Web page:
Justices to Decide Legality of Indefinite Detention
Saturday, December 6, 2008
The Supreme Court said yesterday it will decide whether the president may order the indefinite detention of suspects living lawfully in the United States, one of the broadest claims of executive power the Bush administration has asserted in the nation's anti-terrorism efforts.
The court said it will review the case of Ali Saleh Kahlah al-Marri, a Qatari national studying in Illinois when he was seized in the aftermath of the Sept. 11, 2001, attacks and held in a Navy brig for more than five years without formal charges.
The case will present President-elect Barack Obama with an immediate decision on whether to endorse President Bush's aggressive use of executive power or to strike a new path in how the country confronts those suspected of planning additional al-Qaeda attacks.
The Supreme Court has ruled against the Bush administration four times on cases that involve the assertion of executive power with limited judicial review. Most recently, the court ruled 5 to 4 that terrorism suspects held at the naval base at Guantanamo Bay, Cuba, have the right to challenge their detention in federal court.
While Marri is the only person seized on U.S. soil and currently held as an enemy combatant -- the administration says he was part of a sleeper al-Qaeda cell intent on mass murder and disrupting the banking system -- the larger question of the president's powers might be the most significant the court has yet considered.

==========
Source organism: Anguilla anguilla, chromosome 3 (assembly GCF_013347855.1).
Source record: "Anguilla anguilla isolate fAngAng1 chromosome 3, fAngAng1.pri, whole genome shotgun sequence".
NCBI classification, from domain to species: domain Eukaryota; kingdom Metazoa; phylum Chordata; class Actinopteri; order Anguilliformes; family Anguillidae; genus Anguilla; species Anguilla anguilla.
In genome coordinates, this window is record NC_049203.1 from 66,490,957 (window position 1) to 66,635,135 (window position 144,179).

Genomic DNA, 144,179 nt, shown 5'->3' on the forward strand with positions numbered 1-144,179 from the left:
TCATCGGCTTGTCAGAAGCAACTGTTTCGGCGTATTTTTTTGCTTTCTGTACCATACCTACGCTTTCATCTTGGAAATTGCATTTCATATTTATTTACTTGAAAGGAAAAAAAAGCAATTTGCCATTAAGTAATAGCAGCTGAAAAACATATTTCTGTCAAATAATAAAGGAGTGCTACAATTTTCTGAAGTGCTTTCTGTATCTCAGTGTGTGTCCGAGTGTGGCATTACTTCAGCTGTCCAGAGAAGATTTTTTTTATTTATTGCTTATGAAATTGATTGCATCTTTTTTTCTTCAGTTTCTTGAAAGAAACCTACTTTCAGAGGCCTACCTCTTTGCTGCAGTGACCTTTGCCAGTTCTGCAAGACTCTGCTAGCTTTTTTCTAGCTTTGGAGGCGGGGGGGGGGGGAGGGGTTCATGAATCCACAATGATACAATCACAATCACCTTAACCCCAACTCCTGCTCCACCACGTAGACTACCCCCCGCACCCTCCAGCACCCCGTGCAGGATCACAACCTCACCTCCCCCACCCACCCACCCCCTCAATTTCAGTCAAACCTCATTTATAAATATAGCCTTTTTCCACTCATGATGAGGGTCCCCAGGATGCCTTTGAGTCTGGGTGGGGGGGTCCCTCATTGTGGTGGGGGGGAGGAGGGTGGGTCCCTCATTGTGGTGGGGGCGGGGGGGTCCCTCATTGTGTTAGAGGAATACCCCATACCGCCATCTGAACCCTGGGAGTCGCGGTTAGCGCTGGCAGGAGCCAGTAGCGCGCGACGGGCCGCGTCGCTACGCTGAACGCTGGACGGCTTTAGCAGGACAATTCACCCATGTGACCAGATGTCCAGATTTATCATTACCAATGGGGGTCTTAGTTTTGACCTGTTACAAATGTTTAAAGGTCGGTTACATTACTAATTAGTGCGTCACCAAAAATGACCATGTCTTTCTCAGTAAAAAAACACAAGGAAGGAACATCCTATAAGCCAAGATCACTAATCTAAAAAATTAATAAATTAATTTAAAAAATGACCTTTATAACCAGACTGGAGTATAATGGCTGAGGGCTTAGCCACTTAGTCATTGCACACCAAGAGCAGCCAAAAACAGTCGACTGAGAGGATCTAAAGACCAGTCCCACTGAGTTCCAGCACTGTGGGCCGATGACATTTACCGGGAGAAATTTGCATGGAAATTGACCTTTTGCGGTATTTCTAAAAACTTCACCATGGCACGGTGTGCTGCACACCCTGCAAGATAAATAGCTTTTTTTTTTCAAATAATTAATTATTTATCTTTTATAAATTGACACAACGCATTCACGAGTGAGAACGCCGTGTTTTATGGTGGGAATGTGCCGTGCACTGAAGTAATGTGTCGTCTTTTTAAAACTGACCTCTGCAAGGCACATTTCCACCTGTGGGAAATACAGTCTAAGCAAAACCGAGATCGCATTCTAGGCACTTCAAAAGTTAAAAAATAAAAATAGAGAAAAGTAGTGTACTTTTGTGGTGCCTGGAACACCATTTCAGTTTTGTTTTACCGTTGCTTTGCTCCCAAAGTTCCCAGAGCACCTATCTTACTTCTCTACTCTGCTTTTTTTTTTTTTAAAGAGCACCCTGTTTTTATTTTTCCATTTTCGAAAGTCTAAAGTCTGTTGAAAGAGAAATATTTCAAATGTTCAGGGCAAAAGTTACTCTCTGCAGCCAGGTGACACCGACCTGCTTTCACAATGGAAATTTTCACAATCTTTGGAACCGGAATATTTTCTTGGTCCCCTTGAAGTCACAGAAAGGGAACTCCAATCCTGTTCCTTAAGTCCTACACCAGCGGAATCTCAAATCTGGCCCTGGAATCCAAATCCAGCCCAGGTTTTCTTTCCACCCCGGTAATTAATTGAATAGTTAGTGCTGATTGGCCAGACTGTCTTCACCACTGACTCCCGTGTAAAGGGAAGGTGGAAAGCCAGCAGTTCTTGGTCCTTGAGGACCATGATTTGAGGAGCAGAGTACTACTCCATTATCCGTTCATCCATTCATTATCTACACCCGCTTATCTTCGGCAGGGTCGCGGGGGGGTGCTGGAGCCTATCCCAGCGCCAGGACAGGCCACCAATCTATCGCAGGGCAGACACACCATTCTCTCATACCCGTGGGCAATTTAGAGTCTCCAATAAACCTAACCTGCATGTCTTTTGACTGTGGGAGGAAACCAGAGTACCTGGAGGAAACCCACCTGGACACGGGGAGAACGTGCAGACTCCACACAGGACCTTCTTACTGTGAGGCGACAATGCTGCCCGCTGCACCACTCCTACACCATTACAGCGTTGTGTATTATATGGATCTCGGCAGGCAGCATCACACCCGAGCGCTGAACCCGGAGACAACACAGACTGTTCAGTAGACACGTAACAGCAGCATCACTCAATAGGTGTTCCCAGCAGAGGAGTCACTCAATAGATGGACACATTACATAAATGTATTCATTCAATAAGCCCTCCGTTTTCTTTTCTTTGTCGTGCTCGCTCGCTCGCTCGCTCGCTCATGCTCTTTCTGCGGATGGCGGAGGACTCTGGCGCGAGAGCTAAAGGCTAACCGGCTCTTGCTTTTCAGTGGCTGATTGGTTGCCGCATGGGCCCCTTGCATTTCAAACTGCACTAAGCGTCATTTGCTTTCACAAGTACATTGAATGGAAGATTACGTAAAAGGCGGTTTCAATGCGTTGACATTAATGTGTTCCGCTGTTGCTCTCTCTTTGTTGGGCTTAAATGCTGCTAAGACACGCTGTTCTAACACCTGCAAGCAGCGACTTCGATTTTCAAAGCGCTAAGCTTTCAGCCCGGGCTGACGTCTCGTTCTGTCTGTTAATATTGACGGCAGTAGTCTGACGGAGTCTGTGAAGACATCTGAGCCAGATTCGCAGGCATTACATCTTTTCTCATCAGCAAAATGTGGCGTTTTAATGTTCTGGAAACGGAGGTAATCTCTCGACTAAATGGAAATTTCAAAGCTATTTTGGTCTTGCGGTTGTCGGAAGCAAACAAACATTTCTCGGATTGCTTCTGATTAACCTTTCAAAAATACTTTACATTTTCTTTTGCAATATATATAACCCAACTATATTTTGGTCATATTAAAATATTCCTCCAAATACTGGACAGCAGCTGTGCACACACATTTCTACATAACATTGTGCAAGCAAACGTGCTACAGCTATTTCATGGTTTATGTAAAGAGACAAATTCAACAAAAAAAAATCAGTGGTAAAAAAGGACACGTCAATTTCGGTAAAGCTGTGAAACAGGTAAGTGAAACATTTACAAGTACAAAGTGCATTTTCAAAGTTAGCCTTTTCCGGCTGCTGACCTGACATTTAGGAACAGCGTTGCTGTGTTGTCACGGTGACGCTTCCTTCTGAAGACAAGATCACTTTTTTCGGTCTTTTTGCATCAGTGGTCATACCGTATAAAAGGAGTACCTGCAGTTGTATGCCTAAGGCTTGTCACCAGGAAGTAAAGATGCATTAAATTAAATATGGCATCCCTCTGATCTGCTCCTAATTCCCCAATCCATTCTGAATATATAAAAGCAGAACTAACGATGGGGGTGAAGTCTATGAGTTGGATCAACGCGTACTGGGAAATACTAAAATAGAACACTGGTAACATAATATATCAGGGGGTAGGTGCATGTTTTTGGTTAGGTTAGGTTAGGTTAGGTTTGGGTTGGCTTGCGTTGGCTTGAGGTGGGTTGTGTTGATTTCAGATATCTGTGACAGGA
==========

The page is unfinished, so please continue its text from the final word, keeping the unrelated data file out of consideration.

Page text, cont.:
"The constitutional scope of the administration's unilateral detention powers," said Robert Chesney, a national security expert at the Wake Forest University law school, "is the question we've all been waiting for an answer to."
In a splintered decision this summer, the U.S. Court of Appeals for the 4th Circuit in Richmond ruled that the president had the power to detain Marri under the 2001 Authorization for Use of Military Force enacted by Congress after the Sept. 11 attacks. But a separate majority also said Marri had the right to challenge his designation as an enemy combatant before a district court in South Carolina, where he is currently being held.
The Bush administration had urged the Supreme Court to allow that process to go forward before taking Marri's case.
But lawyers for Marri had urged the justices to take the case now, saying the administration's reading of the military force authorization is "clearly not what Congress intended," in the words of Marri's lawyer, Jonathan Hafetz of the American Civil Liberties Union.
"The president has deviated from the principles on which the United States and its Constitution were founded: that individuals cannot be imprisoned for suspected wrongdoing without being charged with a crime and tried before a jury," he said in a statement.
But Solicitor General Gregory G. Garre, in a brief to the court, said it was "absurd" to assert that the president was doing anything other than what Congress had given him power to do to prevent "another September 11."
"All signs point to the conclusion that Congress intended to authorize detention of al Qaeda agents who, like petitioner, come to this country to commit hostile or war-like acts," Garre wrote. "And a contrary conclusion would severely undermine the military's ability to protect the nation against further al Qaeda attack at home."